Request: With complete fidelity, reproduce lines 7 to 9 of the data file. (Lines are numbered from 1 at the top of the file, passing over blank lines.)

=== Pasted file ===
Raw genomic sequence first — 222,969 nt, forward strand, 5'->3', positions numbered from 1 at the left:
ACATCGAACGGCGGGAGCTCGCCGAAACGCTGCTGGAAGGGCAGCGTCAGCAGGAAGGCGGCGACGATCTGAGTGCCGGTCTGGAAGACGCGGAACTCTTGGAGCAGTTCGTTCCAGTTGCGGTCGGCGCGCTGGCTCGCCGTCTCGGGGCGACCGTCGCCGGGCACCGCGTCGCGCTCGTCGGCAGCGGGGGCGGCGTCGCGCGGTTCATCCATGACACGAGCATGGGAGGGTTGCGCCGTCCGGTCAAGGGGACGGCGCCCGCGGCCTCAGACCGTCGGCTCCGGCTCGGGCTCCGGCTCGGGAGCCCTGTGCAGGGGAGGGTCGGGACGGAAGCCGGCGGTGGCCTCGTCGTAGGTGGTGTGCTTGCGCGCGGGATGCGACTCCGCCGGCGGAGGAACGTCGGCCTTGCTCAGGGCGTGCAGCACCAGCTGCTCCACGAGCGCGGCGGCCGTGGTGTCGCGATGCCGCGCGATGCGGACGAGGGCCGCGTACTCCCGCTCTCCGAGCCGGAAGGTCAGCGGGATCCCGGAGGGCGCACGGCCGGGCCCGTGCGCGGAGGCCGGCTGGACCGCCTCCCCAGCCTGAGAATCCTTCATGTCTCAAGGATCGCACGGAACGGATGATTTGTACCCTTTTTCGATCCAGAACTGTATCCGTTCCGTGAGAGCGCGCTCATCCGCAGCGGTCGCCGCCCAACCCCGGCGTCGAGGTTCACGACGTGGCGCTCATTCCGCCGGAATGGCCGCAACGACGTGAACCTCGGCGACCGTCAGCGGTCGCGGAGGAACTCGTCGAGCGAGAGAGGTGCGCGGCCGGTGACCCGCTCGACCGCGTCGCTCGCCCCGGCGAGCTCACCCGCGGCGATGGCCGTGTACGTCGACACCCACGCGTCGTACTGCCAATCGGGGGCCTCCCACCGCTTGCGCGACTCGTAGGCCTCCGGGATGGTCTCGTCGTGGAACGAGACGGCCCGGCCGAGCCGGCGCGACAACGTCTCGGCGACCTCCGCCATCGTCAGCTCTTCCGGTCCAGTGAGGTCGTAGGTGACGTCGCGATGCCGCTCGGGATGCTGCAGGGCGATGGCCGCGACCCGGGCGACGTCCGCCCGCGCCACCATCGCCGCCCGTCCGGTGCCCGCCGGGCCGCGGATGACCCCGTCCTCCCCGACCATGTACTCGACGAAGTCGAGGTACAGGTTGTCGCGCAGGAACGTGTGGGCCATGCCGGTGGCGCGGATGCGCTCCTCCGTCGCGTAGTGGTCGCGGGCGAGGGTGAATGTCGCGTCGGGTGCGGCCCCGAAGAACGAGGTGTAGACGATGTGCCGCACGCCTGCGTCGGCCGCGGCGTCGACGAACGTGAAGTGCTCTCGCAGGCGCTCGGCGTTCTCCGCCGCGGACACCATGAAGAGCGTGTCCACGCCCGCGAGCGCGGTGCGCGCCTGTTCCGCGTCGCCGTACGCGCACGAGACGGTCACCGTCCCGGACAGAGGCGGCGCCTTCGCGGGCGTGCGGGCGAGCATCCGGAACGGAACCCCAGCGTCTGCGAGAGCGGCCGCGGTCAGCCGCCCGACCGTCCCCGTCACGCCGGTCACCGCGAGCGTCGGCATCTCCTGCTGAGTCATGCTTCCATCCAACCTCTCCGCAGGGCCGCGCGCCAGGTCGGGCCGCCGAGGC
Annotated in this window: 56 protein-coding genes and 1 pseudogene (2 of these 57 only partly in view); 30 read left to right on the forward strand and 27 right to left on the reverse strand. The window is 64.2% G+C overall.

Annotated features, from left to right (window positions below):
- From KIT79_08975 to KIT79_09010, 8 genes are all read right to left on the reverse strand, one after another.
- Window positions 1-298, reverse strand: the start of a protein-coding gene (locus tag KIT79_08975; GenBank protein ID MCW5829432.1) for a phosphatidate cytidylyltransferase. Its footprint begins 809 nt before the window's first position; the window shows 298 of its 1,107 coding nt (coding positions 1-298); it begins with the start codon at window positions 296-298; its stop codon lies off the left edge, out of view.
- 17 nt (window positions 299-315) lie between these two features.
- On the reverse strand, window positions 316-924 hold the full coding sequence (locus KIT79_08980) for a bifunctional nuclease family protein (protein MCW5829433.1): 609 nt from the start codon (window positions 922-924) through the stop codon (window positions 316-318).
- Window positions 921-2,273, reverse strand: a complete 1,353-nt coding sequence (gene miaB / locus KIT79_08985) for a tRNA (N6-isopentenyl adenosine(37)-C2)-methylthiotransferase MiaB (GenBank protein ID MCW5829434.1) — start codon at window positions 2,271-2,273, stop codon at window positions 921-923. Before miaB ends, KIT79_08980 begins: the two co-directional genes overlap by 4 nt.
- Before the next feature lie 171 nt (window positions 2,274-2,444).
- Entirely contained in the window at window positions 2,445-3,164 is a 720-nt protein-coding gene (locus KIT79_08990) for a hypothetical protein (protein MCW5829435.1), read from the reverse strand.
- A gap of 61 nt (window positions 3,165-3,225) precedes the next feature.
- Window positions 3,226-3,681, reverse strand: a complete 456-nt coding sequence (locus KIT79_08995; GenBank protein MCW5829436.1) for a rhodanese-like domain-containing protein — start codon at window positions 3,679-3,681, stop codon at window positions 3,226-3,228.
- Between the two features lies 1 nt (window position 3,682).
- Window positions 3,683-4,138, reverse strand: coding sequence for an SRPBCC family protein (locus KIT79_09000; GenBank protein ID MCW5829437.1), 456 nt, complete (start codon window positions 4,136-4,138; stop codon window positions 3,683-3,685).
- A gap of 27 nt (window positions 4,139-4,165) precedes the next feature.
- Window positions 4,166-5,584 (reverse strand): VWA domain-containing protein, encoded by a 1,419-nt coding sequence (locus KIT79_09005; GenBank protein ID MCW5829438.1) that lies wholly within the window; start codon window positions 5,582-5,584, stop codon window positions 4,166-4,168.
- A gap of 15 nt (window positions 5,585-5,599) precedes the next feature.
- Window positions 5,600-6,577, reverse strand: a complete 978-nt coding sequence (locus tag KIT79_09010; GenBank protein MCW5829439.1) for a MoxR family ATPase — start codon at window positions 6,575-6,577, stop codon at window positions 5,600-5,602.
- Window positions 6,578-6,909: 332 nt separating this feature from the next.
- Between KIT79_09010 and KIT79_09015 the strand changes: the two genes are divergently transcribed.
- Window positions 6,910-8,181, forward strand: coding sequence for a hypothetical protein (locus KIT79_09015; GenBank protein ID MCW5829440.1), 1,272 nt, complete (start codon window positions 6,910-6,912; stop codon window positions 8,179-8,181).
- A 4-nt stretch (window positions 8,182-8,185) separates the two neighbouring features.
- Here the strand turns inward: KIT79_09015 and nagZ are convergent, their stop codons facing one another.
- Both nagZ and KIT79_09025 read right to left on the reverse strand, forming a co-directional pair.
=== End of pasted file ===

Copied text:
- 17 nt (window positions 299-315) lie between these two features.
- On the reverse strand, window positions 316-924 hold the full coding sequence (locus KIT79_08980) for a bifunctional nuclease family protein (protein MCW5829433.1): 609 nt from the start codon (window positions 922-924) through the stop codon (window positions 316-318).
- Window positions 921-2,273, reverse strand: a complete 1,353-nt coding sequence (gene miaB / locus KIT79_08985) for a tRNA (N6-isopentenyl adenosine(37)-C2)-methylthiotransferase MiaB (GenBank protein ID MCW5829434.1) — start codon at window positions 2,271-2,273, stop codon at window positions 921-923. Before miaB ends, KIT79_08980 begins: the two co-directional genes overlap by 4 nt.